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The Role of Mothers and Mother-Daughter Relationships in the Joy Luck Club

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Mother-Daughter Relationships in Amy Tan’s Joy Luck Club In the Joy Luck Club, the author Amy Tan, focuses on mother-daughter relationships. She examines the lives of four women who emigrated from China, and the lives of four of their American-born daughters. The mothers: Suyuan Woo, An-Mei Hsu, Lindo Jong, and Ying-Ying St. Clair had all experienced some life-changing horror before coming to America, and this has forever tainted their perspective on how they want their children raised. The four daughters: Waverly, Lena, Rose, and Jing-Mei are all Americans. Even though they absorb some of the traditions of Chinese culture they are raised in America and American ideals and values.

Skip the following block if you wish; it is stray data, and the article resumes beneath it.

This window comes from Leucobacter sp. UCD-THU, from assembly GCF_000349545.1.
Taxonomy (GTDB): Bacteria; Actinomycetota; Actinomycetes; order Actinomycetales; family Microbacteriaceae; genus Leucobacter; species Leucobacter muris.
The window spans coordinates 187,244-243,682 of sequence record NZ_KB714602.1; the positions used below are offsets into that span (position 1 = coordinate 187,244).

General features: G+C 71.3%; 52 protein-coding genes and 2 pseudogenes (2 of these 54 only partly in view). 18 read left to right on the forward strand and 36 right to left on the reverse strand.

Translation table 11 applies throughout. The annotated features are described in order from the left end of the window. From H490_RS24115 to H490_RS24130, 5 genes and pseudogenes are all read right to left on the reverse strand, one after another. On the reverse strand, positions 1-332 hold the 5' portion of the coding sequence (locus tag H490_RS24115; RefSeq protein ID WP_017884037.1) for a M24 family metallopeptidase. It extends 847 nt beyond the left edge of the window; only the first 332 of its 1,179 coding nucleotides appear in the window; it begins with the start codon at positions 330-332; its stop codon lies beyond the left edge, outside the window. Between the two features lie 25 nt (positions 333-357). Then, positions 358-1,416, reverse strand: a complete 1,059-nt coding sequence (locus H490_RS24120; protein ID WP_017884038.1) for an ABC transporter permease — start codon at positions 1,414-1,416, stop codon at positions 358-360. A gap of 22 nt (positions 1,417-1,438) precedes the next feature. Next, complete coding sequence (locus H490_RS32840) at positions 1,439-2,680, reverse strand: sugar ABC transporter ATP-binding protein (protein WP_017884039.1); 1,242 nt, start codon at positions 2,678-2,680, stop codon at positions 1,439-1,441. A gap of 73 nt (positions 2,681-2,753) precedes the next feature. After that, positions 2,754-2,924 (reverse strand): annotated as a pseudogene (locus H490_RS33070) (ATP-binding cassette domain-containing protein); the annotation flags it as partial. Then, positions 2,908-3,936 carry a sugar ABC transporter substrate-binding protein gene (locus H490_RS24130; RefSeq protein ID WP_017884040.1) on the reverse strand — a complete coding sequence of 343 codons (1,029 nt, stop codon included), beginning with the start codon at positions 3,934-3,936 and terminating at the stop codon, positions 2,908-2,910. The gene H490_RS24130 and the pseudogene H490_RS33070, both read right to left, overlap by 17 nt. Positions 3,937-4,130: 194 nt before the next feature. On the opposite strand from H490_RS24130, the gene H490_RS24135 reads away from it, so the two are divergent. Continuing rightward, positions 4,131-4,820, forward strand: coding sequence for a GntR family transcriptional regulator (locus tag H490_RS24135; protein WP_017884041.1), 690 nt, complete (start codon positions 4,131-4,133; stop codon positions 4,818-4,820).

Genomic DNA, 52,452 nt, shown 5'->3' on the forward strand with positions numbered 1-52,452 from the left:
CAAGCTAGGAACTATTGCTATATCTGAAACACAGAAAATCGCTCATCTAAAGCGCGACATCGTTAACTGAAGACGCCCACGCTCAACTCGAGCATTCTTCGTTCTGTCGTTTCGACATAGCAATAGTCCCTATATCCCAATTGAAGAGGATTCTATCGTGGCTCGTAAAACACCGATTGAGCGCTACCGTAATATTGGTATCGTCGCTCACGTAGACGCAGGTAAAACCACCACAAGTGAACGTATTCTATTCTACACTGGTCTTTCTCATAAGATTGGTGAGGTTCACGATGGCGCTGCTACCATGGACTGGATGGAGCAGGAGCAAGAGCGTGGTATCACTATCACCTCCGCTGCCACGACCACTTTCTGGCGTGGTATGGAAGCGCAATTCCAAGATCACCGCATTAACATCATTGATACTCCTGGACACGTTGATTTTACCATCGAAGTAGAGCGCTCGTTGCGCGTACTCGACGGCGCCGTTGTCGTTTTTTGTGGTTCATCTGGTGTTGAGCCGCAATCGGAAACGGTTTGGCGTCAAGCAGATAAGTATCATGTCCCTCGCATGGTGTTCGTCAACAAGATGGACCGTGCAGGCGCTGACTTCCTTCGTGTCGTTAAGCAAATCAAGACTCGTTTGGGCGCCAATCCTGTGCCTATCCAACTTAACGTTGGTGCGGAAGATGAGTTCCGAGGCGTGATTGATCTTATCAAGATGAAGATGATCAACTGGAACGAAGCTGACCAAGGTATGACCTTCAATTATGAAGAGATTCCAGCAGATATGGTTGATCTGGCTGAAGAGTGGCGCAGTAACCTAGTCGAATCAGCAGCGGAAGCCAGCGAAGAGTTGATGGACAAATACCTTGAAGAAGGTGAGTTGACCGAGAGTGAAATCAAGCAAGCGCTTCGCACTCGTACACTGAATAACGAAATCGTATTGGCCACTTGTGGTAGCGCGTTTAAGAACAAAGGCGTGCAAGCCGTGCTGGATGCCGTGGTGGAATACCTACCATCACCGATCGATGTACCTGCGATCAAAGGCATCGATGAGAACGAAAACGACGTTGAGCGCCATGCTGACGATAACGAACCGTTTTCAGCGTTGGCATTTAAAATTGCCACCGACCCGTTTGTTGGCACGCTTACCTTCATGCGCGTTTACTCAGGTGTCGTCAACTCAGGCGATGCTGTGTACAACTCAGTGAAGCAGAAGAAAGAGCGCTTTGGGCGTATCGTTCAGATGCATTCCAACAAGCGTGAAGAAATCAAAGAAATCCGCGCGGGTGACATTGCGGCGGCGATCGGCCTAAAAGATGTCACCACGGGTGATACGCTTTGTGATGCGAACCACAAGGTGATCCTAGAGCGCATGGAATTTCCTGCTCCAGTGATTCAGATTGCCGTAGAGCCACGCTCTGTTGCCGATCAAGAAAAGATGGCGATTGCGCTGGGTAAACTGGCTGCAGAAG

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Chinese parents are very strict and typically demand more from their children — the best that the children can perform often isn’t satisfactory. Constantly feeling this tremendous parental pressure, many Chinese-American students feel as if they don’t belong in a group that is all Caucasian. They often grow up feeling rather out of place among non-Asian peers because vast difference between the Chinese and American cultures. Amy Tan does an excellent job of portraying this problem of assimilation through her characters. The second section of the book is named The Twenty-Six Malignant Gates because in this section, the problem of communication and lack of understanding between mothers and daughters is emphasized. This section is rife with mother-daughter conflicts, as the story in the beginning foreshadows. The third section is named American Translation because when the mothers give advice regarding their daughters’ problems, the daughters either take the advice to mean something other than the mothers had intended, or they simply ignore it.At the end of each vignette in this section, the daughters, finally heeding their mothers’ advice and exhortations, realize that their mothers had been right about everything all along. The fourth and final section wraps up the book with the mothers’ stories of what happened after their childhood. The title, Queen Mother of the Western Skies, signifies that the mothers were the Queen Mothers of the daughters, and that they were the mystical wise ones whom their daughters should have heeded. Here, the mothers conclude their stories and the daughters finally realized the pain, heartaches, and happiness of their forbears, and that they should have revered their mothers from the beginning as the traditional Chinese would have revered the Queen Mother. As the story in the beginning of the section suggests, the mothers watch as their daughters grow, feeling the desire to protect them, to teach them “how to lose your innocence but not your hope